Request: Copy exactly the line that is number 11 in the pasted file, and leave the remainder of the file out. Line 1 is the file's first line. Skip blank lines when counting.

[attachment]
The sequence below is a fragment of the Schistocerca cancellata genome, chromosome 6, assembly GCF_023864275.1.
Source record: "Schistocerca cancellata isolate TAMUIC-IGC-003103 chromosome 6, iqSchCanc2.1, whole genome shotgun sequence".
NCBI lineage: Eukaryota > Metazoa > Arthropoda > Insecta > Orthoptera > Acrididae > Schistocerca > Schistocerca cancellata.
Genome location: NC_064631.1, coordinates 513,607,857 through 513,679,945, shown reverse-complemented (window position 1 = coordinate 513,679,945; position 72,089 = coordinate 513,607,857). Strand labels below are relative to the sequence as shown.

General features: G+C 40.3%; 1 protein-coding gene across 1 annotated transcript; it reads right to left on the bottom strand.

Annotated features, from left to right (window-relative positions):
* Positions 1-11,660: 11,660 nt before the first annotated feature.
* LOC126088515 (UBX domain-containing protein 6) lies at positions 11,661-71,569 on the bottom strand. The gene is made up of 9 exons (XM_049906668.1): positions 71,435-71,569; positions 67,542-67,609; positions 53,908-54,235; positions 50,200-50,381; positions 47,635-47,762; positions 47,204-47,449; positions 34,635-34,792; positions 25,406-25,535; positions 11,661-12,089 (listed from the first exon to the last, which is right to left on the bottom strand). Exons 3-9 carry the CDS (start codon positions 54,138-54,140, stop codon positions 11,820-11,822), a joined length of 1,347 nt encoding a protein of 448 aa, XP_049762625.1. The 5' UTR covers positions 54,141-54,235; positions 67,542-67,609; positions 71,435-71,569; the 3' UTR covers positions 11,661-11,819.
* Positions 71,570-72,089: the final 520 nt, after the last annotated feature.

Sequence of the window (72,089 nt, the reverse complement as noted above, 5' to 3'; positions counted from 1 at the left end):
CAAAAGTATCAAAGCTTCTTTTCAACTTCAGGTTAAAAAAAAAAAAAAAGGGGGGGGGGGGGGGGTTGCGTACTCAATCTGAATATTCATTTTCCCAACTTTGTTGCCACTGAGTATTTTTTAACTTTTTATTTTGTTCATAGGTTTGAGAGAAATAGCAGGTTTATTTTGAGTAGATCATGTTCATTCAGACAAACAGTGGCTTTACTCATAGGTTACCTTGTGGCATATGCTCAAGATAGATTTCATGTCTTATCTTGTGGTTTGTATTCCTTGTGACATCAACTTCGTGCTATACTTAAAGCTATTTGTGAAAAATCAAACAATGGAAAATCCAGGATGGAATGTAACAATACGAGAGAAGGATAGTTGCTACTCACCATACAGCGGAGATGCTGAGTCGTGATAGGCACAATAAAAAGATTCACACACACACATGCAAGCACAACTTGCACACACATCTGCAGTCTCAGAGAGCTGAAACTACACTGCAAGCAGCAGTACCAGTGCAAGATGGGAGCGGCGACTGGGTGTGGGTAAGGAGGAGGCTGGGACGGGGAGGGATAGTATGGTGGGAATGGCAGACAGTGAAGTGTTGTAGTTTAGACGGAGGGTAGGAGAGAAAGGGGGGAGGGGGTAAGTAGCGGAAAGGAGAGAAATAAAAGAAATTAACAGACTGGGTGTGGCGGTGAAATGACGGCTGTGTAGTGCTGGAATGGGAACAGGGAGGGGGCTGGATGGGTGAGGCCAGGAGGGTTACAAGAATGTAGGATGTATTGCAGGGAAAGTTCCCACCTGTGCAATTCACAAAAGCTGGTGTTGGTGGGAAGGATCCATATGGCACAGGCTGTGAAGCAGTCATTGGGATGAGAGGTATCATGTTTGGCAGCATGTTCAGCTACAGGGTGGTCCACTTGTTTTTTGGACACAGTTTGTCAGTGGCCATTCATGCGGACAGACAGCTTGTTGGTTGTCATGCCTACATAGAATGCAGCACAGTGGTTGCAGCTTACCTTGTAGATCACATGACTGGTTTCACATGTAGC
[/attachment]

CAAAAGTATCAAAGCTTCTTTTCAACTTCAGGTTAAAAAAAAAAAAAAAGGGGGGGGGGGGGGGGTTGCGTACTCAATCTGAATATTCATTTTCCCAACTTTGTTGCCACTGAGTATTTTTTAACTTTTTATTTTGTTCATAGGTTTGAGAGAAATAGCAGGTTTATTTTGAGTAGATCATGTTCATTCAGACAAACAGTGGCTTTACTCATAGGTTACCTTGTGGCATATGCTCAAGATAGATTTCATGTCTTATCTTGTGGTTTGTATTCCTTGTGACATCAACTTCGTGCTATACTTAAAGCTATTTGTGAAAAATCAAACAATGGAAAATCCAGGATGGAATGTAACAATACGAGAGAAGGATAGTTGCTACTCACCATACAGCGGAGATGCTGAGTCGTGATAGGCACAATAAAAAGATTCACACACACACATGCAAGCACAACTTGCACACACATCTGCAGTCTCAGAGAGCTGAAACTACACTGCAAGCAGCAGTACCAGTGCAAGATGGGAGCGGCGACTGGGTGTGGGTAAGGAGGAGGCTGGGACGGGGAGGGATAGTATGGTGGGAATGGCAGACAGTGAAGTGTTGTAGTTTAGACGGAGGGTAGGAGAGAAAGGGGGGAGGGGGTAAGTAGCGGAAAGGAGAGAAATAAAAGAAATTAACAGACTGGGTGTGGCGGTGAAATGACGGCTGTGTAGTGCTGGAATGGGAACAGGGAGGGGGCTGGATGGGTGAGGCCAGGAGGGTTACAAGAATGTAGGATGTATTGCAGGGAAAGTTCCCACCTGTGCAATTCACAAAAGCTGGTGTTGGTGGGAAGGATCCATATGGCACAGGCTGTGAAGCAGTCATTGGGATGAGAGGTATCATGTTTGGCAGCATGTTCAGCTACAGGGTGGTCCACTTGTTTTTTGGACACAGTTTGTCAGTGGCCATTCATGCGGACAGACAGCTTGTTGGTTGTCATGCCTACATAGAATGCAGCACAGTGGTTGCAGCTTACCTTGTAGATCACATGACTGGTTTCACATGTAGC